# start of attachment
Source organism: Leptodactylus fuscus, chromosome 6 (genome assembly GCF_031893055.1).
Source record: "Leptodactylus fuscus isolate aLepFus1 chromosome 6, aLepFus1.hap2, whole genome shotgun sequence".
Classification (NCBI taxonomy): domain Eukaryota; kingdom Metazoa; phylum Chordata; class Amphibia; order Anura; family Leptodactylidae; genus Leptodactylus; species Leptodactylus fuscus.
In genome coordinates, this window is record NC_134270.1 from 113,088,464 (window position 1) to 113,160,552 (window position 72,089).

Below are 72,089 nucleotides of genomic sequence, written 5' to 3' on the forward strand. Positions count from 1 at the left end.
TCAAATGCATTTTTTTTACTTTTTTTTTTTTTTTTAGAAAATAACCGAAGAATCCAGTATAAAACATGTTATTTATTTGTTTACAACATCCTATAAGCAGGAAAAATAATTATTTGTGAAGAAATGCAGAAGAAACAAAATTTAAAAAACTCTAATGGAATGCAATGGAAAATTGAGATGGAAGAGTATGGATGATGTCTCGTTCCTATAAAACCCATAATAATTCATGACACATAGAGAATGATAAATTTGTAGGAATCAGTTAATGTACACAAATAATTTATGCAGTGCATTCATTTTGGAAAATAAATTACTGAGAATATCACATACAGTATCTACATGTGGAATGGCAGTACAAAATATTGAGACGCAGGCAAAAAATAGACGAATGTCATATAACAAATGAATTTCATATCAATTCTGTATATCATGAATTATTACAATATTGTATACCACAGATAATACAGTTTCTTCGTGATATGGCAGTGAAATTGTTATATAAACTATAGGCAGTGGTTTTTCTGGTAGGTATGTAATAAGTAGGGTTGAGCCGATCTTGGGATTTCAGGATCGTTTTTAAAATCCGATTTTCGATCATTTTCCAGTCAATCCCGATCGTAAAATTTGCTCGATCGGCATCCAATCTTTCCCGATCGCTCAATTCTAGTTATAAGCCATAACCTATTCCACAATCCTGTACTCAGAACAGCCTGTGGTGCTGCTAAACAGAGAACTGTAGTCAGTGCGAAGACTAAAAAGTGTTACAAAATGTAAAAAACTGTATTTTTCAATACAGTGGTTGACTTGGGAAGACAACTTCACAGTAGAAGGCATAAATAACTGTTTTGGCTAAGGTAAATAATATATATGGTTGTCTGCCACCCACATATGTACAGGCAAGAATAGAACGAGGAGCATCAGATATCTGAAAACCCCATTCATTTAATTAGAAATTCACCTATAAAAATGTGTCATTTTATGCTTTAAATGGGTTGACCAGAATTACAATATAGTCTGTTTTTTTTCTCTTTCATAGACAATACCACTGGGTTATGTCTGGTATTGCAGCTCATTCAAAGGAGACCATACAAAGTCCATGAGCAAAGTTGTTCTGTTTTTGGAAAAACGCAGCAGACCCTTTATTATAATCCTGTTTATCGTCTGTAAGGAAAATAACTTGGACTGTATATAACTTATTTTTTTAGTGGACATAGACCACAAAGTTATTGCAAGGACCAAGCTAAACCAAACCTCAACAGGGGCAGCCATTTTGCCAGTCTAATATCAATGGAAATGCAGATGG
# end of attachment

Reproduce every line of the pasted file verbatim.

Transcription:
Source organism: Leptodactylus fuscus, chromosome 6 (genome assembly GCF_031893055.1).
Source record: "Leptodactylus fuscus isolate aLepFus1 chromosome 6, aLepFus1.hap2, whole genome shotgun sequence".
Classification (NCBI taxonomy): domain Eukaryota; kingdom Metazoa; phylum Chordata; class Amphibia; order Anura; family Leptodactylidae; genus Leptodactylus; species Leptodactylus fuscus.
In genome coordinates, this window is record NC_134270.1 from 113,088,464 (window position 1) to 113,160,552 (window position 72,089).

Below are 72,089 nucleotides of genomic sequence, written 5' to 3' on the forward strand. Positions count from 1 at the left end.
TCAAATGCATTTTTTTTACTTTTTTTTTTTTTTTTAGAAAATAACCGAAGAATCCAGTATAAAACATGTTATTTATTTGTTTACAACATCCTATAAGCAGGAAAAATAATTATTTGTGAAGAAATGCAGAAGAAACAAAATTTAAAAAACTCTAATGGAATGCAATGGAAAATTGAGATGGAAGAGTATGGATGATGTCTCGTTCCTATAAAACCCATAATAATTCATGACACATAGAGAATGATAAATTTGTAGGAATCAGTTAATGTACACAAATAATTTATGCAGTGCATTCATTTTGGAAAATAAATTACTGAGAATATCACATACAGTATCTACATGTGGAATGGCAGTACAAAATATTGAGACGCAGGCAAAAAATAGACGAATGTCATATAACAAATGAATTTCATATCAATTCTGTATATCATGAATTATTACAATATTGTATACCACAGATAATACAGTTTCTTCGTGATATGGCAGTGAAATTGTTATATAAACTATAGGCAGTGGTTTTTCTGGTAGGTATGTAATAAGTAGGGTTGAGCCGATCTTGGGATTTCAGGATCGTTTTTAAAATCCGATTTTCGATCATTTTCCAGTCAATCCCGATCGTAAAATTTGCTCGATCGGCATCCAATCTTTCCCGATCGCTCAATTCTAGTTATAAGCCATAACCTATTCCACAATCCTGTACTCAGAACAGCCTGTGGTGCTGCTAAACAGAGAACTGTAGTCAGTGCGAAGACTAAAAAGTGTTACAAAATGTAAAAAACTGTATTTTTCAATACAGTGGTTGACTTGGGAAGACAACTTCACAGTAGAAGGCATAAATAACTGTTTTGGCTAAGGTAAATAATATATATGGTTGTCTGCCACCCACATATGTACAGGCAAGAATAGAACGAGGAGCATCAGATATCTGAAAACCCCATTCATTTAATTAGAAATTCACCTATAAAAATGTGTCATTTTATGCTTTAAATGGGTTGACCAGAATTACAATATAGTCTGTTTTTTTTCTCTTTCATAGACAATACCACTGGGTTATGTCTGGTATTGCAGCTCATTCAAAGGAGACCATACAAAGTCCATGAGCAAAGTTGTTCTGTTTTTGGAAAAACGCAGCAGACCCTTTATTATAATCCTGTTTATCGTCTGTAAGGAAAATAACTTGGACTGTATATAACTTATTTTTTTAGTGGACATAGACCACAAAGTTATTGCAAGGACCAAGCTAAACCAAACCTCAACAGGGGCAGCCATTTTGCCAGTCTAATATCAATGGAAATGCAGATGG